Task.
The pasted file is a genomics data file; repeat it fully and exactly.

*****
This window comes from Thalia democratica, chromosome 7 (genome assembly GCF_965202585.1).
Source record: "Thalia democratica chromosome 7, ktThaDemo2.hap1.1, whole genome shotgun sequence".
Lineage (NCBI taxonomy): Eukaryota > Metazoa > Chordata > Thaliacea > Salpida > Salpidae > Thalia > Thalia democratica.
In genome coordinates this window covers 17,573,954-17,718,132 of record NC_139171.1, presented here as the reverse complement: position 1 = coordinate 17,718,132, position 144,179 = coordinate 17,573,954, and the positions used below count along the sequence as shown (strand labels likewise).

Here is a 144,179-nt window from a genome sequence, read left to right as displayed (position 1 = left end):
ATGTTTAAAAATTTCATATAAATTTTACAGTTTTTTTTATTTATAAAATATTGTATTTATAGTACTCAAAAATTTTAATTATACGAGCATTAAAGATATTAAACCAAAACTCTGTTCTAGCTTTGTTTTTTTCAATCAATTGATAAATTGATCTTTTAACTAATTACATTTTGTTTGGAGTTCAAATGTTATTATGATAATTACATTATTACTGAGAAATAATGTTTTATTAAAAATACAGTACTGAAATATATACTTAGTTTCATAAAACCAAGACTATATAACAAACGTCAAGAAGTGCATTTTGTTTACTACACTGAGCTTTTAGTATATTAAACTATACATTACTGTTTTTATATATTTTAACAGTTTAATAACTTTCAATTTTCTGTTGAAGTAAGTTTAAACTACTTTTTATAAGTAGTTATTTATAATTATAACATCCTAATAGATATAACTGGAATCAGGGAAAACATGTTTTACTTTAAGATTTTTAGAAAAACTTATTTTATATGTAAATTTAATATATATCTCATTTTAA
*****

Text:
This window comes from Thalia democratica, chromosome 7 (genome assembly GCF_965202585.1).
Source record: "Thalia democratica chromosome 7, ktThaDemo2.hap1.1, whole genome shotgun sequence".
Lineage (NCBI taxonomy): Eukaryota > Metazoa > Chordata > Thaliacea > Salpida > Salpidae > Thalia > Thalia democratica.
In genome coordinates this window covers 17,573,954-17,718,132 of record NC_139171.1, presented here as the reverse complement: position 1 = coordinate 17,718,132, position 144,179 = coordinate 17,573,954, and the positions used below count along the sequence as shown (strand labels likewise).

Here is a 144,179-nt window from a genome sequence, read left to right as displayed (position 1 = left end):
ATGTTTAAAAATTTCATATAAATTTTACAGTTTTTTTTATTTATAAAATATTGTATTTATAGTACTCAAAAATTTTAATTATACGAGCATTAAAGATATTAAACCAAAACTCTGTTCTAGCTTTGTTTTTTTCAATCAATTGATAAATTGATCTTTTAACTAATTACATTTTGTTTGGAGTTCAAATGTTATTATGATAATTACATTATTACTGAGAAATAATGTTTTATTAAAAATACAGTACTGAAATATATACTTAGTTTCATAAAACCAAGACTATATAACAAACGTCAAGAAGTGCATTTTGTTTACTACACTGAGCTTTTAGTATATTAAACTATACATTACTGTTTTTATATATTTTAACAGTTTAATAACTTTCAATTTTCTGTTGAAGTAAGTTTAAACTACTTTTTATAAGTAGTTATTTATAATTATAACATCCTAATAGATATAACTGGAATCAGGGAAAACATGTTTTACTTTAAGATTTTTAGAAAAACTTATTTTATATGTAAATTTAATATATATCTCATTTTAA